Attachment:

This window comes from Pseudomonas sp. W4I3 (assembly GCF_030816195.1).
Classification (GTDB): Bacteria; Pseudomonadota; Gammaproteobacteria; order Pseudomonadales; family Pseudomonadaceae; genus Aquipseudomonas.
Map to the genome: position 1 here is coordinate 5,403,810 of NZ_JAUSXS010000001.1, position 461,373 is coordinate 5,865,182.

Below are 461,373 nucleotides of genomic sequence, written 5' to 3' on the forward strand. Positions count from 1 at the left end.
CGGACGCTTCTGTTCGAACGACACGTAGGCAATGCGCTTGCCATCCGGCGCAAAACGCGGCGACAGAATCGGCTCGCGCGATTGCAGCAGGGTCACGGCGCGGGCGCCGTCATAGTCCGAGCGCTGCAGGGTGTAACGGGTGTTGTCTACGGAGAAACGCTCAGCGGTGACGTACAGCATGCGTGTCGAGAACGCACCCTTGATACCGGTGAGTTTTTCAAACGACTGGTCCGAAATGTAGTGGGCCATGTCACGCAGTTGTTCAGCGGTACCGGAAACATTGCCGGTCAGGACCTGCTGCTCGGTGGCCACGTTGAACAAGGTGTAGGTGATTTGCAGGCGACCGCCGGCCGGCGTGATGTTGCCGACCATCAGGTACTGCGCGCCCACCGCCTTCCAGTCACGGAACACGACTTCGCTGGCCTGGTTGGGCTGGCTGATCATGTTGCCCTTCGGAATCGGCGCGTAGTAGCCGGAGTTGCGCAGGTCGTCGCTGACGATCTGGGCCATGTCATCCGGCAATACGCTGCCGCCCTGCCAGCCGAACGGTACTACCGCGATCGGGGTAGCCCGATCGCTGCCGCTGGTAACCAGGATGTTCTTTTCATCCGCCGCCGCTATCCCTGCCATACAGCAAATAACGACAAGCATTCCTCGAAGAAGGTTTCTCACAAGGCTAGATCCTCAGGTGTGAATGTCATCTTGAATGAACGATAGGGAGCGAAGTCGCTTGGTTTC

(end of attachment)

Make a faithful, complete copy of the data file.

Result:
This window comes from Pseudomonas sp. W4I3 (assembly GCF_030816195.1).
Classification (GTDB): Bacteria; Pseudomonadota; Gammaproteobacteria; order Pseudomonadales; family Pseudomonadaceae; genus Aquipseudomonas.
Map to the genome: position 1 here is coordinate 5,403,810 of NZ_JAUSXS010000001.1, position 461,373 is coordinate 5,865,182.

Below are 461,373 nucleotides of genomic sequence, written 5' to 3' on the forward strand. Positions count from 1 at the left end.
CGGACGCTTCTGTTCGAACGACACGTAGGCAATGCGCTTGCCATCCGGCGCAAAACGCGGCGACAGAATCGGCTCGCGCGATTGCAGCAGGGTCACGGCGCGGGCGCCGTCATAGTCCGAGCGCTGCAGGGTGTAACGGGTGTTGTCTACGGAGAAACGCTCAGCGGTGACGTACAGCATGCGTGTCGAGAACGCACCCTTGATACCGGTGAGTTTTTCAAACGACTGGTCCGAAATGTAGTGGGCCATGTCACGCAGTTGTTCAGCGGTACCGGAAACATTGCCGGTCAGGACCTGCTGCTCGGTGGCCACGTTGAACAAGGTGTAGGTGATTTGCAGGCGACCGCCGGCCGGCGTGATGTTGCCGACCATCAGGTACTGCGCGCCCACCGCCTTCCAGTCACGGAACACGACTTCGCTGGCCTGGTTGGGCTGGCTGATCATGTTGCCCTTCGGAATCGGCGCGTAGTAGCCGGAGTTGCGCAGGTCGTCGCTGACGATCTGGGCCATGTCATCCGGCAATACGCTGCCGCCCTGCCAGCCGAACGGTACTACCGCGATCGGGGTAGCCCGATCGCTGCCGCTGGTAACCAGGATGTTCTTTTCATCCGCCGCCGCTATCCCTGCCATACAGCAAATAACGACAAGCATTCCTCGAAGAAGGTTTCTCACAAGGCTAGATCCTCAGGTGTGAATGTCATCTTGAATGAACGATAGGGAGCGAAGTCGCTTGGTTTC